The modern pursuit of money in this territory of gleaming office towers and rural villages has long coexisted amicably with an embrace of ancient beliefs. Even a major brokerage firm issues an annual financial forecast based, lightheartedly, on the Chinese horoscope.
However, recent events have fueled fears that greed may be debasing the practice of feng shui, the Chinese system of geomancy by which the auspicious positioning of objects is believed to ensure harmony, health and fortune.
Some practitioners, worried that their profession may be falling into disrepute, recently formed a trade association that they hope will uphold high standards and provide confidence for the public.
Over the past year, a Hong Kong courtroom drama has been calling attention to the sort of ties between money and feng shui that underlie such concerns. Tony Chan (陳振聰), 51, a former bartender turned self-proclaimed feng shui master, is appealing a court decision rejecting his claim to the fortune of Nina Wang (龔如心), one of Asia’s wealthiest women when she died in 2007 at the age of 69.
Chan contends he was Wang’s longtime lover and spiritual adviser, and is the rightful heir to her estate. His critics have accused him of forging the will and using Wang’s belief in feng shui to isolate and delude her.
In addition, some people have called for investigations into how much of taxpayers’ money the Hong Kong government has been spending to accommodate feng shui adherents.
Villages are entitled to ask the government to pay to repair any adverse changes to the landscape that were caused by development. That covers not just environmental damage, but also the possibility that ill fortune was brought on by tearing down a tree or placing a road in a way that might disturb the local qi, the energy that some Chinese believe pervades all things. Qi is a crucial factor in determining feng shui.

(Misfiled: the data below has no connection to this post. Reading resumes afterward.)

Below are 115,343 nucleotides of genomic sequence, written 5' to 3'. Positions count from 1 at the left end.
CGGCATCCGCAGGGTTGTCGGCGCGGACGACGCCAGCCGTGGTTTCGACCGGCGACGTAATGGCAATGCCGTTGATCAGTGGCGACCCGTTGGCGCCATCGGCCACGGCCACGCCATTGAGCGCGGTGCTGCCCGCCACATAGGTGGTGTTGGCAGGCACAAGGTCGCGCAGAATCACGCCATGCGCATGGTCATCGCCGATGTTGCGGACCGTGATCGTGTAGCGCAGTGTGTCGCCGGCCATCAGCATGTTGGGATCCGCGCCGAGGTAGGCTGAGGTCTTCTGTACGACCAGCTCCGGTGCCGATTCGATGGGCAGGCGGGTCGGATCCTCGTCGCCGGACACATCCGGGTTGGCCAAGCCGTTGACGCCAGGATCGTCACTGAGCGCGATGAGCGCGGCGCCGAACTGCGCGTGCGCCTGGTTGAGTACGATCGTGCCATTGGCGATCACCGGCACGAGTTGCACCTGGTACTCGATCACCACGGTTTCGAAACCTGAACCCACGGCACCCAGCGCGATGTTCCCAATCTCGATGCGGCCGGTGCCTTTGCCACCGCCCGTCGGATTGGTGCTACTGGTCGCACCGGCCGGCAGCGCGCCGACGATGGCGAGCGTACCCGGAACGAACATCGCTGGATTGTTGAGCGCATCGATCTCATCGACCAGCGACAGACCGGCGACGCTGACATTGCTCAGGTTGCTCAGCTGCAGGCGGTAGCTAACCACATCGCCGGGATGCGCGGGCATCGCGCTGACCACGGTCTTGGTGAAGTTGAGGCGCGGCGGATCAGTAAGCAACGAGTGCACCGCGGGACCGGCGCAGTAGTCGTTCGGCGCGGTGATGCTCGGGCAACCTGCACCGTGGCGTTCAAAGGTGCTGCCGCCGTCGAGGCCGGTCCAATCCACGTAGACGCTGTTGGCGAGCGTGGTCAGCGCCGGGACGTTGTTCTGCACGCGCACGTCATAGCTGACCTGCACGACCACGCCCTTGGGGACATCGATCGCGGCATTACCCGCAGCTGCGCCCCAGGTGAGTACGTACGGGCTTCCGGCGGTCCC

Requested repairs to restore positive feng shui can involve construction, like building a pavilion, or, according to the Hong Kong Lands Department, they could take the form of rituals to “drive away evil spirits and appease the gods.”
Last year, a local group challenged a village chief’s claims for feng shui compensation tied to the planned construction of a high-speed rail line to connect Hong Kong and Guangzhou. The group, representing residents of the village of Kap Lung, said the chief’s feng shui complaint was fraudulent, contending that he stood to gain financially from his request that a footbridge into the village be widened.
The chief’s company owns multiple plots of land in the area and a widened bridge to allow vehicles could make those properties more valuable, said Eddie Tse Sai-kit, a spokesman for the group, called the League of Rural-Government Collusion Monitoring.
“We want a transparent feng shui compensation system,” Tse said.
The government said in October that about US$1.2 million had been disbursed to villages since 2000 to conduct rituals to restore feng shui, but the South China Morning Post reported that the actual amount was US$72 million.
“Let’s be honest about it,” Roger Nissim, a former assistant director of lands for the government, said on a radio talk show. “Sometimes feng shui is misused and used as a lever for inappropriate amounts of compensation, and the administration has got to be aware of when it is being bluffed.”